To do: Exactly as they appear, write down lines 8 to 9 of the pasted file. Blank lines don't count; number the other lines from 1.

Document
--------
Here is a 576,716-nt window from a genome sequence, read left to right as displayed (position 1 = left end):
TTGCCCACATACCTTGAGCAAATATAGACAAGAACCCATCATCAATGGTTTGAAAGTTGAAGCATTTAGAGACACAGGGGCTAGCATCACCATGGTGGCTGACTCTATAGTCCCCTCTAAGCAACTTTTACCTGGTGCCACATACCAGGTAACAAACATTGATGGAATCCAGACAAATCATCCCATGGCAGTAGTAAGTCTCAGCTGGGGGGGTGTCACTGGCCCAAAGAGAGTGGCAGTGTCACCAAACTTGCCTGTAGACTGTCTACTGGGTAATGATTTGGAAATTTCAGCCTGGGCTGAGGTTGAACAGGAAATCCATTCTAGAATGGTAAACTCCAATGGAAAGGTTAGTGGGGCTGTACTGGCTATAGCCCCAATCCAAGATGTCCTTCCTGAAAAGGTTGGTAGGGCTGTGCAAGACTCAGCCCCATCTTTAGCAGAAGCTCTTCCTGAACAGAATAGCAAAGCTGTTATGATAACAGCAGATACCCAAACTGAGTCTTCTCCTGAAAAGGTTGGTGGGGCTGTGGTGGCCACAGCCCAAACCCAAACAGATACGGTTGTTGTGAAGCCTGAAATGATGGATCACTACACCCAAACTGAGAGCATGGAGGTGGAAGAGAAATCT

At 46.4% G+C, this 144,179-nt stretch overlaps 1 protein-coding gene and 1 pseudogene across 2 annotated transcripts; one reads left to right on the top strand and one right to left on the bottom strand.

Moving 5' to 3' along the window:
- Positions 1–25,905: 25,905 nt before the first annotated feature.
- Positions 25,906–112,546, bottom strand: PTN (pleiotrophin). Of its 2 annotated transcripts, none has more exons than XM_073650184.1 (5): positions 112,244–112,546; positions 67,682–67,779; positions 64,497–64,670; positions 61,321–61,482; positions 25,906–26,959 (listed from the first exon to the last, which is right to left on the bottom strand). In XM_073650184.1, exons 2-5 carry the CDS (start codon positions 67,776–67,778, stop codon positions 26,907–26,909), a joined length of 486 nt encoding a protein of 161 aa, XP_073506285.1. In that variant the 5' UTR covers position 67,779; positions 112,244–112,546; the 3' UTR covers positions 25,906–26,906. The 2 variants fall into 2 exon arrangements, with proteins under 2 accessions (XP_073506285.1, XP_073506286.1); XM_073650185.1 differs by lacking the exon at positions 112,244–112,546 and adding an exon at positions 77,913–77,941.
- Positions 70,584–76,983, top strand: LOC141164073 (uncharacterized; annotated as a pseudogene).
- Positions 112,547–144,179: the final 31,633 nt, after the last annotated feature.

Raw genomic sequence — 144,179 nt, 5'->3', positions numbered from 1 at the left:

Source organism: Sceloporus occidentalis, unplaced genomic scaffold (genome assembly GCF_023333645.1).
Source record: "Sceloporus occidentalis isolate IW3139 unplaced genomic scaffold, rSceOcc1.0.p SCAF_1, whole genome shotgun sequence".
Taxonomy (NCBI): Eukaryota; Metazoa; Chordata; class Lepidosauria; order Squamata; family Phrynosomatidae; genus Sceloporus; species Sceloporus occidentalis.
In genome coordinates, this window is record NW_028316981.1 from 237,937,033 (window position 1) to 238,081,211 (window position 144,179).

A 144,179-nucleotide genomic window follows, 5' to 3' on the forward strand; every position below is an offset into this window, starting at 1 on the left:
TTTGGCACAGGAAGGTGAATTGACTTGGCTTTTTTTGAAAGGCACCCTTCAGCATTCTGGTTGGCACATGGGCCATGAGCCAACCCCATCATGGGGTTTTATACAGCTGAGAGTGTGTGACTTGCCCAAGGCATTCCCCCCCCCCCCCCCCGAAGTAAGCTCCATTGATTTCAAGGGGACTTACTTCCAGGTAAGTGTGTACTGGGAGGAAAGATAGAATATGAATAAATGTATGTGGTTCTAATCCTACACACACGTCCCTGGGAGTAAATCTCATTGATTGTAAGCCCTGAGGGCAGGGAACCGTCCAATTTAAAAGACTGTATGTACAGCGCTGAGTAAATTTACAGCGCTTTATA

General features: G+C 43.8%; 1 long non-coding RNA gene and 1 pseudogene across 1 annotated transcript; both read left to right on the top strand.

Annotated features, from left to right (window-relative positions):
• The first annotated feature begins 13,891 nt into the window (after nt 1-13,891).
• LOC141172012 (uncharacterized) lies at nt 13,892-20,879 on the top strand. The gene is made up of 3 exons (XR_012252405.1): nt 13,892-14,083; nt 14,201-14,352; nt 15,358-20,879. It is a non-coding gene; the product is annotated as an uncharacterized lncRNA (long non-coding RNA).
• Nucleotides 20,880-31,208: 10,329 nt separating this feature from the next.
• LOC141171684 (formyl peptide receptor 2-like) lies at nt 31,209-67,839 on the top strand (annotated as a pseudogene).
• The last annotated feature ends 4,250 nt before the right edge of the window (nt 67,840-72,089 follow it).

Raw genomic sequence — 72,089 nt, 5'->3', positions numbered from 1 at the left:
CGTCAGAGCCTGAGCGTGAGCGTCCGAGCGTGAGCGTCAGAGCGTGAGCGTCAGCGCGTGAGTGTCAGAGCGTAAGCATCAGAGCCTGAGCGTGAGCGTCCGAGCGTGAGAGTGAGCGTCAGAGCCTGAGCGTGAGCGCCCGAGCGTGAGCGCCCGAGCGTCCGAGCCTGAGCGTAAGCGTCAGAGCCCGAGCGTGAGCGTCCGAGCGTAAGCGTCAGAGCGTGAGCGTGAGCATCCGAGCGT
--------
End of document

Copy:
- Positions 112,547–144,179: the final 31,633 nt, after the last annotated feature.

Raw genomic sequence — 144,179 nt, 5'->3', positions numbered from 1 at the left: